Transient Room Tax Questions Raised For Airbnb, VRBO

Short-term rental companies such as Airbnb have enjoyed popularity in the past few years, but they exist in a “legal gray area” when it comes to paying taxes for temporary lodging providers in Lane County. EW reported on this nebulous legal area last summer (“Airbnb Flies Under the Radar,” 6/24/14). Until now, no action has been taken to clarify proper procedure.

Airbnb and the online vacation rental marketplace VRBO (Vacation Rentals by Owner) are considered transient lodging intermediaries, or “online travel companies.” In Oregon, OTCs are required at the state level to collect and pay a 1 percent lodging tax for all transactions generated. Along the same lines, Lane County’s transient room tax (TRT) varies from 7 to 9.5 percent, depending on the property’s location.

Kevin Leinbach is a Eugene property owner who has listed part of a residence on both Airbnb and VRBO. Leinbach has received many inquiries through these services, but one in particular caught his attention — he received a notice issued on June 17 by a Eugene finance clerk, stating that individual property owners using VRBO are responsible for collecting and reporting the transient room tax.

Leinbach says that he knows a few other local VRBO users who got the same notice on the same day, but that nothing was mentioned about Airbnb — a company recently valued at $25 billion. VRBO, unlike Airbnb, which is a private company, is a subsidiary of an already publicly held company with strong stock and a near $3 billion market cap. A case could be made for passing tax accounting duties upward, and Leinbach says he is hoping for as much.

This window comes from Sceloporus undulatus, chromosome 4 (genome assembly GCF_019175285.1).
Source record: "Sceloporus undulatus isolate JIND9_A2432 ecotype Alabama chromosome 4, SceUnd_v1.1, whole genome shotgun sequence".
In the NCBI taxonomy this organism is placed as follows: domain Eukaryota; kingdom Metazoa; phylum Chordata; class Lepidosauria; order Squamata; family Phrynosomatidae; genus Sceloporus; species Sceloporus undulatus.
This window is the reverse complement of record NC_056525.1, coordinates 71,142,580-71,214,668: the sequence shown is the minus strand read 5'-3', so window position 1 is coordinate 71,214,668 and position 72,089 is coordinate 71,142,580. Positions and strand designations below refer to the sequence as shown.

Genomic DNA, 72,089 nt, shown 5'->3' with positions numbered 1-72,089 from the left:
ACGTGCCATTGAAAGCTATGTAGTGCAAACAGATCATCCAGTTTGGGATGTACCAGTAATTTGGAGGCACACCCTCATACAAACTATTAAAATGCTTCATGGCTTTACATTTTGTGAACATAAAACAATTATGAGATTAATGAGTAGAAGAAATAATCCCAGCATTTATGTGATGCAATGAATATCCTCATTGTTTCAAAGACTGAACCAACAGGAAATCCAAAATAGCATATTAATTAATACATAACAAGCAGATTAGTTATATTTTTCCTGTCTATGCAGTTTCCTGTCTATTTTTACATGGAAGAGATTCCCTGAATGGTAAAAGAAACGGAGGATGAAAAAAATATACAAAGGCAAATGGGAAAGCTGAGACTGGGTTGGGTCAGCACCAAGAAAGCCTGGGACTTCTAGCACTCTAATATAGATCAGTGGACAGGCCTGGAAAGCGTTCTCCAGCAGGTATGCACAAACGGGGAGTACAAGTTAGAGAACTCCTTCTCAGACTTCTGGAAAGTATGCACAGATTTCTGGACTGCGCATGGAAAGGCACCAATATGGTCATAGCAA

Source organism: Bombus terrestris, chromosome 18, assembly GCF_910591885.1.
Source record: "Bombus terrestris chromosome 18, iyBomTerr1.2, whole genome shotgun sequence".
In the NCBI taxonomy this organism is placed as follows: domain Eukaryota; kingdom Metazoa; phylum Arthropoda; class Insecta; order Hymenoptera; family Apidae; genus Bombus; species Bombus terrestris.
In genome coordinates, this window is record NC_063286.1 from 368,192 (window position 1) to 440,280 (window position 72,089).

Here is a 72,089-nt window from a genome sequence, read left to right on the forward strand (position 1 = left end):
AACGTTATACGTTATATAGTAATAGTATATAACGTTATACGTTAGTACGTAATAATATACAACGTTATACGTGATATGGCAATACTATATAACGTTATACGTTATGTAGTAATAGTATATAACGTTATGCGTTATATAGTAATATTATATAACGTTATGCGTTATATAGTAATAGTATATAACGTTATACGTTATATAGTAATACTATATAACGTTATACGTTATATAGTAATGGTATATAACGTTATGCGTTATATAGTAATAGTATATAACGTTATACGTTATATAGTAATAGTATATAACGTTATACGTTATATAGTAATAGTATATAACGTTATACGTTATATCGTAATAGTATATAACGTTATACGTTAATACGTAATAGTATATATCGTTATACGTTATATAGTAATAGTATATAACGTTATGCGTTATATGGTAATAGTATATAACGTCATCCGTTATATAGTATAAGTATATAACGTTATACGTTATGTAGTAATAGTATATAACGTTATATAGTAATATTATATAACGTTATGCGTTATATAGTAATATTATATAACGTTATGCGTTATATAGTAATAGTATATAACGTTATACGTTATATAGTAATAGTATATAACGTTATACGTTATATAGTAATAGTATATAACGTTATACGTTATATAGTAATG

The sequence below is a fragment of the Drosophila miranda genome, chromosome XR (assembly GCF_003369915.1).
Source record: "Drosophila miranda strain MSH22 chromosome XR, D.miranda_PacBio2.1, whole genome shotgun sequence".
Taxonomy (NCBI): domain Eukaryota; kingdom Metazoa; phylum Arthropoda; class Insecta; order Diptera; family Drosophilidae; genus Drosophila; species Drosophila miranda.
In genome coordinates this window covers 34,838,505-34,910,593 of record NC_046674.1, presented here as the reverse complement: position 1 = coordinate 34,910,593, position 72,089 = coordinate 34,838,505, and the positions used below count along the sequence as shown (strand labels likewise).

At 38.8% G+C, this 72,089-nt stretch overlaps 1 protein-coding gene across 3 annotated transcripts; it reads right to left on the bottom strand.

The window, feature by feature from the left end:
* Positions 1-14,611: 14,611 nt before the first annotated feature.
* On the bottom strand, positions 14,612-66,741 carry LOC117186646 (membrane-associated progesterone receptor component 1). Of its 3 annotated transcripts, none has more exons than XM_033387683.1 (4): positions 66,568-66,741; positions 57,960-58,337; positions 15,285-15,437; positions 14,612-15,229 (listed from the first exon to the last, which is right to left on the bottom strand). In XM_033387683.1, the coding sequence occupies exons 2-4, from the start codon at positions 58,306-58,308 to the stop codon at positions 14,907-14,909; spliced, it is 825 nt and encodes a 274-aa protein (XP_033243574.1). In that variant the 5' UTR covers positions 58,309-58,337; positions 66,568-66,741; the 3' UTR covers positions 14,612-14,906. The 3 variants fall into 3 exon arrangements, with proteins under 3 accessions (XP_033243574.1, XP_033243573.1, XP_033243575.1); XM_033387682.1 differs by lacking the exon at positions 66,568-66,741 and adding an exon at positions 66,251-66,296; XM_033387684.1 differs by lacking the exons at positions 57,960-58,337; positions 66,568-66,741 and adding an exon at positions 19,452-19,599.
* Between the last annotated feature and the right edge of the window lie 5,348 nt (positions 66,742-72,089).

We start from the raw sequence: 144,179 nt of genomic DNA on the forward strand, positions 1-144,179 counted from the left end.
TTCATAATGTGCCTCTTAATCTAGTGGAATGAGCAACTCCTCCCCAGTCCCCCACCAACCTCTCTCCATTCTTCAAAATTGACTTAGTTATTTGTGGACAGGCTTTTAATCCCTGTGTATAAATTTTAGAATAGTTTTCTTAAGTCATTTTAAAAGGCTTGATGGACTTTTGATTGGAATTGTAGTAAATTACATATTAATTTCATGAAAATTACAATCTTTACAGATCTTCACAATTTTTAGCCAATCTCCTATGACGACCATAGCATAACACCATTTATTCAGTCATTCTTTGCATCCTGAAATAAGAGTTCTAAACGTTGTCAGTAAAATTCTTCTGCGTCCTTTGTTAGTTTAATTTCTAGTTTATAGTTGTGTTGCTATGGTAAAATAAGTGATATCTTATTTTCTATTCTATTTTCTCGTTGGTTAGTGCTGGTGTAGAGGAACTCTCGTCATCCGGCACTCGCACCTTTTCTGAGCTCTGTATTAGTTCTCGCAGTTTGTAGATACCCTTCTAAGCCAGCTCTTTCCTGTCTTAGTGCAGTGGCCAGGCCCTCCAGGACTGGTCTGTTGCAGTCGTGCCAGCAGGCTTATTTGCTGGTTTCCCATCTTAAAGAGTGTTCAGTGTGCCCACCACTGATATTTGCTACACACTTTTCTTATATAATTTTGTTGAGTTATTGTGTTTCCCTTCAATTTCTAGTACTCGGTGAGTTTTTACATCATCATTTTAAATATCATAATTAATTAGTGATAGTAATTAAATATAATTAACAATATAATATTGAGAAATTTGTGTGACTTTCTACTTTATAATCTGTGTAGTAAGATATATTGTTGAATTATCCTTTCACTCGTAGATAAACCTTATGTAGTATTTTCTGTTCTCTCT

The transient room tax for Lane County, Springfield, Florence and Cottage Grove is managed by the city of Eugene. According to Eugene’s website, “anyone who stays overnight in a temporary rental unit or space” must pay the tax, and “any owner, person and/or operator” must collect it. An OTC is neither an owner, nor an operator, but as a corporation, it may qualify as a person. OTCs are already paying the state, and in March 2014, Portland became the first city in the country to streamline accounting resources by allowing Airbnb to pay the lodging tax on behalf of hosts.

Despite the dissemination of the policy, neither the Eugene City Council nor the Lane Board of County Commissioners has listed discussing the room tax or online travel companies on upcoming agendas

City of Eugene Senior Accountant Doug Lauderbach did not respond to EW’s questions before deadline. — Adrian Black